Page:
In one of the largest research projects of its kind, WTTC can for the first time ever, accurately report and track the impact the sector has on the environment. The findings were launched today at the United Nations in New York at the UN 2023 Water Conference.
Speaking at the UN Headquarters, Chris Imbsen, Director of Sustainability at WTTC, revealed that travel and tourism’s entire water footprint is just 0.6 percent of the global water use according to the latest figures (2021).
In 2019, when the sector was at its peak, the sector’s total water footprint was only 50 percent higher, but still less than one percent of the global total at 0.9 percent.
Travel and tourism’s direct water use is significantly lower – in 2019 it was 0.2 percent of the global total and has fallen by half to just 0.1 percent of the global total. Much of the sector’s water use is indirect, through its supply chain, with agriculture and food production accounting for two-thirds of travel and tourism’s entire water footprint.
Between 2010 and 2019, the travel and tourism sector in Europe and Africa reduced direct water use. In Europe, direct water use fell by eight percent and in Africa direct water use by the sector fell by six percent.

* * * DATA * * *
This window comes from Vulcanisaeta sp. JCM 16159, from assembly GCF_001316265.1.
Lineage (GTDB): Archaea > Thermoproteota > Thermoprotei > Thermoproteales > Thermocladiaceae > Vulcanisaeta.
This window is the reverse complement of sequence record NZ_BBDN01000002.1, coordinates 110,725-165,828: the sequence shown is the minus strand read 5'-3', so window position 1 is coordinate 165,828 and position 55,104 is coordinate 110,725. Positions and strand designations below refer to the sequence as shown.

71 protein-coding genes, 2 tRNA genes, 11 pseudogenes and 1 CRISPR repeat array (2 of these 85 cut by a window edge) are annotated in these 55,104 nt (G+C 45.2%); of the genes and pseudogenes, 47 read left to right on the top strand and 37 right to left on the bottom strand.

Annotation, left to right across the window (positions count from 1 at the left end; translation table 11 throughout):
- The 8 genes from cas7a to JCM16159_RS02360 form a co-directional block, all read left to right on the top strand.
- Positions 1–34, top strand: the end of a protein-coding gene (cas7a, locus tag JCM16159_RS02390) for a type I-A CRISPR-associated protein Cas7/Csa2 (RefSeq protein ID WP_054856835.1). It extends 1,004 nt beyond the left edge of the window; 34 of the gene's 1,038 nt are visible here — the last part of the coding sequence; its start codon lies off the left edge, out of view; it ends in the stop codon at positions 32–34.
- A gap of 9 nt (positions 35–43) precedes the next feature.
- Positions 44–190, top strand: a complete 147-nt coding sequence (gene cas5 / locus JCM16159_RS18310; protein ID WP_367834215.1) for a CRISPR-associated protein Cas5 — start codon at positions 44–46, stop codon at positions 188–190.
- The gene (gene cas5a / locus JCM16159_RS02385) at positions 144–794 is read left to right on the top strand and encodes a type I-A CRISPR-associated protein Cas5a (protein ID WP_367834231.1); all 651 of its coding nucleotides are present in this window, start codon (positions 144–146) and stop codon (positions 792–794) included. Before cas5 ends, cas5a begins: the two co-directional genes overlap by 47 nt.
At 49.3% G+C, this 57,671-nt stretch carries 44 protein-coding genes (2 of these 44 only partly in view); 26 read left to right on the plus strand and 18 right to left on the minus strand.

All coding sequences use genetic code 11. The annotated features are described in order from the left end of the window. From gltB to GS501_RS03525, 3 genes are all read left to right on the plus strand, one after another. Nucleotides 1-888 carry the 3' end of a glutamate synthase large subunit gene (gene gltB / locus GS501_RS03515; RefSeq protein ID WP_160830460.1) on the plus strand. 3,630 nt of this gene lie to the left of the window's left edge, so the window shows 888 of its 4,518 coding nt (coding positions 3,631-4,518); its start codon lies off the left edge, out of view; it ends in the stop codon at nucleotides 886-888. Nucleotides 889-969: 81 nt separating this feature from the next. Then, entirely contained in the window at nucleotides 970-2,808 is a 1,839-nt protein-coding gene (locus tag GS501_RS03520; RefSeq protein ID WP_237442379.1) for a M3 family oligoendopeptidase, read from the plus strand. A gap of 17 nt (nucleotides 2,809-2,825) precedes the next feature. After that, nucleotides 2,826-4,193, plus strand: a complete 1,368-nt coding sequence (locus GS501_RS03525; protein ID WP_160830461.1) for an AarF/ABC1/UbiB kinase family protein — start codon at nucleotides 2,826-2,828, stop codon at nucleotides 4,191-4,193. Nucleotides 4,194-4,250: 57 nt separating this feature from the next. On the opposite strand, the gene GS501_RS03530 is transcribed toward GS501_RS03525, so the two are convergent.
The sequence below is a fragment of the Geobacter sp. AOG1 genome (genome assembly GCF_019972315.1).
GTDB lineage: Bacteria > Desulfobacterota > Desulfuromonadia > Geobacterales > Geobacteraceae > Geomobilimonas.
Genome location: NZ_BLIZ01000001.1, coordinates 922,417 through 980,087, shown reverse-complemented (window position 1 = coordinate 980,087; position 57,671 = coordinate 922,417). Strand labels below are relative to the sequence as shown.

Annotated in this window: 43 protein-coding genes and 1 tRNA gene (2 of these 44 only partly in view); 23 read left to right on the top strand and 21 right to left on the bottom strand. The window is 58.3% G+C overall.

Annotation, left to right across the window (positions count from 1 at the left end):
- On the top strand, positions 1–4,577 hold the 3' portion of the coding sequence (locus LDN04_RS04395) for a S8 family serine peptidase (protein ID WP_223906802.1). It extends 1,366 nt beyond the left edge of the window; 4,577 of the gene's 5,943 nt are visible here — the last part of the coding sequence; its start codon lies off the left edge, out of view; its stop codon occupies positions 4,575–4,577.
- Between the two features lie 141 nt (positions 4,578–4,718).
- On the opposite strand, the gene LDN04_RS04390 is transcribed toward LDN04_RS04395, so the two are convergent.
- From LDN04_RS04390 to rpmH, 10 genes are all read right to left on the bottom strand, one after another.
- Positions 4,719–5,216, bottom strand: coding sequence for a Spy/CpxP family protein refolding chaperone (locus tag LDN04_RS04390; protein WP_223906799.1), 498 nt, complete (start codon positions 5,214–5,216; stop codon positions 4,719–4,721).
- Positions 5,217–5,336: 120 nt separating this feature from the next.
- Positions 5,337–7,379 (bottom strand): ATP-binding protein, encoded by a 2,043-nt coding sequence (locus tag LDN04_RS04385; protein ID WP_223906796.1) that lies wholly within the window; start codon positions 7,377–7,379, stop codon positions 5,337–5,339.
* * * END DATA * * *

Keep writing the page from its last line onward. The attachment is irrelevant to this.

Julia Simpson, CEO, WTTC, said, “This ground-breaking new data reveals our sector’s water consumption for the first time ever, revealing that travel and tourism uses less than one percent of the water used around the world, with the overwhelming majority of that usage coming from the sector’s supply chain.
“The data also shows that whilst the sector has grown economically around the world, its direct-use water intensity has decreased. The data is the most in depth study of the sector’s water use, and like the world-first climate footprint data we released at our Global Summit in Riyadh last year, we can also reveal individual countries travel and tourism sector’s water footprints. This will enable governments to work with the sector to further reduce water usage.”
The water intensity of travel and tourism per unit of GDP has also fallen since 2010, across both direct and indirect use. In 2010, the sector used 0.57 m³ of water for every USD1 contributed to the global economy.
In 2019 this fell by 19 percent to reach 0.46 m³ of water for every USD1 contributed to the global economy. In a world-first, this comprehensive research covers 185 countries across all regions and will be updated each year with revised figures.
This research was made possible thanks to the partnership between WTTC and the Saudi-based Sustainable Tourism Global Center. Under the Saudi green Initiative, more than 60 initiatives have been launched in the past year, representing more than USD186 billion of investment in the green economy.